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Protecting Ford’s royalty doesn’t come cheap…

There are several good articles today (such as this one and that one) about the executive compensation changes and the NEOs— personal plane usage at Ford Motor Co. (F), so there’s no need to rehash either of those subjects.

Instead, the topic that caught our attention in the preliminary proxy that Ford filed this morning was the disclosure that the company spent $1,191,457 in 2009 to provide security to Executive Chairman/Chairman of the Board of Directors William Clay Ford, Jr. (the great-grandson of Henry Ford).

What’s noteworthy here is that the last time the company reported how much it spent on security for Ford was the April, 2007 proxy; however, back in 2006, the company spent “only” $85,708 to keep Ford safe.

The amount spent on security for Ford wasn—t available in either the 2008 or 2009 proxies. In both years, the company’s filings stated: ——Mr. Ford is not identified as a Named Executive in the Summary Compensation Table— because he did not meet the definition of a Named Executive under SEC rules.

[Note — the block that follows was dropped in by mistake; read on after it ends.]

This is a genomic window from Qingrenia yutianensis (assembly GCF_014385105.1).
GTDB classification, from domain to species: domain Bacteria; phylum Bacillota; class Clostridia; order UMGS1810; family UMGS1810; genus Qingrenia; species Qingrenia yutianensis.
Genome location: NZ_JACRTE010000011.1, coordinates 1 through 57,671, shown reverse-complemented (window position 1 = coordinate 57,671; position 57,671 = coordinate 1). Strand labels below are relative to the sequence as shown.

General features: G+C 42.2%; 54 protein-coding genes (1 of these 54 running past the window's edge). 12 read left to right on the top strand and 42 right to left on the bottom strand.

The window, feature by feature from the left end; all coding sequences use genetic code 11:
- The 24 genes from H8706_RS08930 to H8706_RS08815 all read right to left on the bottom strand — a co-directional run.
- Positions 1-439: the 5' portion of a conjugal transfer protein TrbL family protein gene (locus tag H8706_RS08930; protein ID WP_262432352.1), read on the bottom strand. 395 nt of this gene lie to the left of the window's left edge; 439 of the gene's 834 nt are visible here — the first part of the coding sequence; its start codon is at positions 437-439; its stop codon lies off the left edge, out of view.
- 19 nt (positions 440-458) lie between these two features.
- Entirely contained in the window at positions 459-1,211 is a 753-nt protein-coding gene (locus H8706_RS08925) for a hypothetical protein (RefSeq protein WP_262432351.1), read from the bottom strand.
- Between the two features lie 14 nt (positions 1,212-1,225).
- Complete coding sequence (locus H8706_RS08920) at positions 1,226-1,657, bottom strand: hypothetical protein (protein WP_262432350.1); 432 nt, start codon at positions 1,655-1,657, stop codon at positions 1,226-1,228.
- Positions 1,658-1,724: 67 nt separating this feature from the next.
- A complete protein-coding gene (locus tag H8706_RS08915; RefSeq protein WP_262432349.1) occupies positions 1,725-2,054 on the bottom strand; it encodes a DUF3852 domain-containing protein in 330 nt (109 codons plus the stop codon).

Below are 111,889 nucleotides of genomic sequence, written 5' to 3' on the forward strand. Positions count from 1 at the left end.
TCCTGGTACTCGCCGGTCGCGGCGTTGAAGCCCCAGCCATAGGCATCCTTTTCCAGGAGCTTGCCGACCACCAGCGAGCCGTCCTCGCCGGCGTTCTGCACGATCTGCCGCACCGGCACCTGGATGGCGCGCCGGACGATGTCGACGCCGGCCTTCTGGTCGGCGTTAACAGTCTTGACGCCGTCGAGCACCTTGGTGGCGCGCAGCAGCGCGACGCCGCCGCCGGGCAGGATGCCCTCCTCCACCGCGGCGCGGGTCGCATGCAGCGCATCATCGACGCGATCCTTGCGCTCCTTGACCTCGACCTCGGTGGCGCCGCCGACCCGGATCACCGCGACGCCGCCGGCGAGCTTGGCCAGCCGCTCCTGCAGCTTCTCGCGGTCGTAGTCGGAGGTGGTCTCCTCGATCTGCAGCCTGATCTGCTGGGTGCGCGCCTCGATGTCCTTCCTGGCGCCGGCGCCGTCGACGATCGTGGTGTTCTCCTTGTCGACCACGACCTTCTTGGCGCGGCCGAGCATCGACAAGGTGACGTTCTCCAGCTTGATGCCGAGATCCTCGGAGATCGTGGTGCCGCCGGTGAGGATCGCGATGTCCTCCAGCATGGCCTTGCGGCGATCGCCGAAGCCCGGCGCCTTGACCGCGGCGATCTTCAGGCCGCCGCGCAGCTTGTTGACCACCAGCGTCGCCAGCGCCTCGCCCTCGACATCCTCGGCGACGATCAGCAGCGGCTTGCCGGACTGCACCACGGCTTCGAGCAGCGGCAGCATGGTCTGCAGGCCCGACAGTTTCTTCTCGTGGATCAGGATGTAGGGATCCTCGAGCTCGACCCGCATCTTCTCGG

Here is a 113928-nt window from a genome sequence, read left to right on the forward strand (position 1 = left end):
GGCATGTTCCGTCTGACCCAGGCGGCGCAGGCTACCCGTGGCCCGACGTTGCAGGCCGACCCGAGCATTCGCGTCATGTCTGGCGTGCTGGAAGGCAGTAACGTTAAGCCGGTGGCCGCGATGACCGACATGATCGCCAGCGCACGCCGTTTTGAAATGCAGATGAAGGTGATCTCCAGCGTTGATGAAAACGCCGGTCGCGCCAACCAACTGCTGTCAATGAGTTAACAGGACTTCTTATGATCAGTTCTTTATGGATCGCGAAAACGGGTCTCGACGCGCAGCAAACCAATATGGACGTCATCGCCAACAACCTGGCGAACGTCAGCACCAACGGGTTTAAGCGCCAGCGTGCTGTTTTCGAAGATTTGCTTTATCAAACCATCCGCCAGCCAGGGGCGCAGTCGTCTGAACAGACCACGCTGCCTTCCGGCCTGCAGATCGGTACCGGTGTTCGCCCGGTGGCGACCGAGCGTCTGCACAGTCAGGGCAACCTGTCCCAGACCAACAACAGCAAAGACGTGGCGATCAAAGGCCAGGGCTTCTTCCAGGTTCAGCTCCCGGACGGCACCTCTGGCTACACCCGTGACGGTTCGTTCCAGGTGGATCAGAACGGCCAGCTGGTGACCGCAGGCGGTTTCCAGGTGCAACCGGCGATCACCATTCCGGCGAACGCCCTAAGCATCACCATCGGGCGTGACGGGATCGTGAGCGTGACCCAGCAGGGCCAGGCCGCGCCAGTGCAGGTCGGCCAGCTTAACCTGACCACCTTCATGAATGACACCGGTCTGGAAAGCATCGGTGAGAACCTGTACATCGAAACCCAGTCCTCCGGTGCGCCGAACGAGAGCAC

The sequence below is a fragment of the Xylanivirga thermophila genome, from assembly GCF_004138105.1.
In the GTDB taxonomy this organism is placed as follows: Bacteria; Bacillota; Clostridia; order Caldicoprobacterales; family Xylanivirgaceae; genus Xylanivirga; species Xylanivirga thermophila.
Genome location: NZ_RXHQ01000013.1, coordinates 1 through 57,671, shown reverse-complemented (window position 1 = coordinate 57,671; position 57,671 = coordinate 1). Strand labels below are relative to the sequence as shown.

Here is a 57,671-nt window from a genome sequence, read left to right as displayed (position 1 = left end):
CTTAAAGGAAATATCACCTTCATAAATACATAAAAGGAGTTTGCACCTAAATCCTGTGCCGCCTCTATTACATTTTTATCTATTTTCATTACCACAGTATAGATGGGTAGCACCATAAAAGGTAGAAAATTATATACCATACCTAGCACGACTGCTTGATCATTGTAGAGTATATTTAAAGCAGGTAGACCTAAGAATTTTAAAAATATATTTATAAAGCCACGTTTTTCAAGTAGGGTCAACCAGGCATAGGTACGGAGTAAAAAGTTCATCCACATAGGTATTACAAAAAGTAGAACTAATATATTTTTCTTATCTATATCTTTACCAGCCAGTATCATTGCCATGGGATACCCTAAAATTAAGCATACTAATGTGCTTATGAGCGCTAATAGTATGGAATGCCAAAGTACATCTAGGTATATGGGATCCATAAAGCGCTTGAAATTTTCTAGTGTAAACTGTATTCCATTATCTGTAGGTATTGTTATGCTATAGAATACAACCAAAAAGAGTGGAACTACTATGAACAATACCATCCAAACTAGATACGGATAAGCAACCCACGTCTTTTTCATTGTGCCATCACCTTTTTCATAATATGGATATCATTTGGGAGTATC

There also isn—t any clue about why the security costs soared so dramatically in just three years. In fact, other than the expenditure and the statement that Ford is required to fly on private aircraft for both business and personal travel for security reasons, the only clues in the proxy led us to expect very modest expenditures. For example, there’s this passage about Ford’s 17-year-old consulting agreement:

—Under this agreement, Mr. Ford is available for consultation, representation, and other duties. For these services, Ford pays him $100,000 per year and provides facilities (including office space), an administrative assistant, and security arrangements. This agreement will continue until either party ends it with 30 days— notice.

And then there’s this section:

“Perquisites and Other Benefits: —For certain executive officers, including the Named Executives, we provide a home security evaluation and security system—. The safety and security (personal and financial) of our executives is critically important. We believe the benefits of providing these programs outweigh the relatively minor costs associated with them.”

The company explains that the only reason Ford is listed as a Named Executive Officer in the 2010 proxy (which is why his compensation appears on the Summary Compensation Table) is that he received performance units and stock options that have grant date values. —Consequently, Mr. Ford is included as a Named Executive pursuant to the SEC proxy rules even though he did not, and will not, receive salary, bonus, or equity awards until such time as the Committee determines the Company’s global Automotive sector has achieved full-year profitability, excluding special items.

We—ll never know what kind of security services Ford received for nearly $1.2 million. But hopefully for that kind of money, the guy at least got a moat.

Image source: PhillipC via Flickr